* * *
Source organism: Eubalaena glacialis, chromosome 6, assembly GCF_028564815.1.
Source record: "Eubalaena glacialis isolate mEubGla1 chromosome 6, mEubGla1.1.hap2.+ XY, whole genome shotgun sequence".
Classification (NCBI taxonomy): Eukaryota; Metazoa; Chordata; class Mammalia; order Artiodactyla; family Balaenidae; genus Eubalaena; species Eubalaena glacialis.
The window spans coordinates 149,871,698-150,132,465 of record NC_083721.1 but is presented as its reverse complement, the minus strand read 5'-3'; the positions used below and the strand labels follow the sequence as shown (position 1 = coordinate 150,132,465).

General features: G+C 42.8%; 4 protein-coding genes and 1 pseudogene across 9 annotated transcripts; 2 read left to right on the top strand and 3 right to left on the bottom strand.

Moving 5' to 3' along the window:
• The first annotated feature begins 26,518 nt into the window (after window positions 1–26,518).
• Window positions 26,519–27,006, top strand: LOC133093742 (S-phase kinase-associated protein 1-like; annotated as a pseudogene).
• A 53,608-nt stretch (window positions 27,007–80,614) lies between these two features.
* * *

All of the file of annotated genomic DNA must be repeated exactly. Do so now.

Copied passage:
Source organism: Eubalaena glacialis, chromosome 6, assembly GCF_028564815.1.
Source record: "Eubalaena glacialis isolate mEubGla1 chromosome 6, mEubGla1.1.hap2.+ XY, whole genome shotgun sequence".
Classification (NCBI taxonomy): Eukaryota; Metazoa; Chordata; class Mammalia; order Artiodactyla; family Balaenidae; genus Eubalaena; species Eubalaena glacialis.
The window spans coordinates 149,871,698-150,132,465 of record NC_083721.1 but is presented as its reverse complement, the minus strand read 5'-3'; the positions used below and the strand labels follow the sequence as shown (position 1 = coordinate 150,132,465).

General features: G+C 42.8%; 4 protein-coding genes and 1 pseudogene across 9 annotated transcripts; 2 read left to right on the top strand and 3 right to left on the bottom strand.

Moving 5' to 3' along the window:
• The first annotated feature begins 26,518 nt into the window (after window positions 1–26,518).
• Window positions 26,519–27,006, top strand: LOC133093742 (S-phase kinase-associated protein 1-like; annotated as a pseudogene).
• A 53,608-nt stretch (window positions 27,007–80,614) lies between these two features.